Share This Post
Virginia decriminalized marijuana
Marijuana has been decriminalized in Virginia, making the state a “a more fair, just, and equal place” site in the words of Mark Herring, Virginia’s Attorney General.
Virginia Governor Ralph Northam signed the law that decriminalizes marijuana.
This was a promise made during his 2017 campaign.
Here is more about this law, which is the first step to legalizing marijuana in Virginia.
No More Arrests for Marijuana Possession
Instead it sets a civil penalty of $25 dollars.
In addition, a working group has been established to study how the legalization of marijuana will impact the state in the future.
This study is expected to be published later this year.
Supporters of this law argued that the measure was necessary. In part, because African Americans and the Latino community in Virginia are being punished in excess for drug crimes.
A “half measure” until legalization occurs
Decriminalization according to many social justice specialists as an imperfect or a “half-measure” providence.
Because police officers will continue to use marijuana possession as a pretext to screen minority people.
The difference between decriminalization and legalization
Keep in mind that decriminalized marijuana in Virginia is not the same as legalization.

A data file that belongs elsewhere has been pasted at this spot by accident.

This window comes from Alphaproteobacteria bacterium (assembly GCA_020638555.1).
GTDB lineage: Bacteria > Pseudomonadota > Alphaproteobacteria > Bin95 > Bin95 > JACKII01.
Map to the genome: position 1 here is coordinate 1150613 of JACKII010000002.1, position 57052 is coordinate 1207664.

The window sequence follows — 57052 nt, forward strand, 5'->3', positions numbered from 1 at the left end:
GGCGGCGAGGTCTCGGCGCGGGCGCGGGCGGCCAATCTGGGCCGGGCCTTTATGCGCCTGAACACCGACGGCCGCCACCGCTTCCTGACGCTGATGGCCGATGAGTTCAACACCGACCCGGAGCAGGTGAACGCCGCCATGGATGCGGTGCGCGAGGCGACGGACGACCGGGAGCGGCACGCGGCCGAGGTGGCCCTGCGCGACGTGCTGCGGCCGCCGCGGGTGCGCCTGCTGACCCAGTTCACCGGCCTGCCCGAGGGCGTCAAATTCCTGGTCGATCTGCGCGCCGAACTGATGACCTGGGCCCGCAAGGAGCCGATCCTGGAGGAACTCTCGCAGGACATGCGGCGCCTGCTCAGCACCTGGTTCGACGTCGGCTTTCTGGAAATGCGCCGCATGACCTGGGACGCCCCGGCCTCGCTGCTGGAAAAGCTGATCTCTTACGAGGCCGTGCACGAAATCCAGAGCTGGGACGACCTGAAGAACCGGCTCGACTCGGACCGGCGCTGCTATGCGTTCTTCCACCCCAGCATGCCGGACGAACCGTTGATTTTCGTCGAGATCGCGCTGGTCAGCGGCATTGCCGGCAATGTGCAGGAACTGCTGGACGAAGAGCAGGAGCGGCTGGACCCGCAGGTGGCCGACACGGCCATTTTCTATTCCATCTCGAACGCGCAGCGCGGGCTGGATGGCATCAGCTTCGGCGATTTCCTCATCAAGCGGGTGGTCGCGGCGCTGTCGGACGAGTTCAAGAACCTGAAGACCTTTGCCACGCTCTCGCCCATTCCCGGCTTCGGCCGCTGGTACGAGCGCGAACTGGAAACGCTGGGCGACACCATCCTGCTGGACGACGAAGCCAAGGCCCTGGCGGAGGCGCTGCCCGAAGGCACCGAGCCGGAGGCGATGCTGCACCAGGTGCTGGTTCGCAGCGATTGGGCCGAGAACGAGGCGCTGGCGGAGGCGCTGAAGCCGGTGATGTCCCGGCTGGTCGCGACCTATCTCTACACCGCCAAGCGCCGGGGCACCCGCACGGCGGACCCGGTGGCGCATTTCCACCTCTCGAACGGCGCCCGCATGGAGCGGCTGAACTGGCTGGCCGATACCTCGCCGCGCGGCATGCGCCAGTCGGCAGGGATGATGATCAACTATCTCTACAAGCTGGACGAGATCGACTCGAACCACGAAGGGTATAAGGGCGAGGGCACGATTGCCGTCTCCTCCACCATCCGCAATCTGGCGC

Under decriminalization, high fines and prison terms no longer exist.
Which means you cannot go to jail for simple possession of marijuana.
But there are still other fines like that $ 25 fine and potential others, and the sales are still illegal.
What will happen to suspended licenses and marijuana convictions in Virginia?
Beyond decriminalizing marijuana, Northam also revoked the requirement to suspend driver’s licenses.
So, anyone convicted of violating the law who does not pay fines will not have their license suspended.
Additionally, Virginia citizens can no longer have their licenses suspended for non-driving offenses. Such as drug offenses or fuel theft.
The new legislation also states that a person’s criminal history information cannot include records of charges or sentences for simple possession violations.
Employers and educational institutions cannot require applicants to disclose information related to arrest or a criminal charge, except in special circumstances.
Are you facing drug possession charges in Virginia?
If you are facing drug possession charges in Virginia, you will need the help of a qualified criminal lawyer.
If you still don’t have a defense attorney, call us immediately at (571) 292-1209 to schedule an appointment.
Remember that the first consultation is free!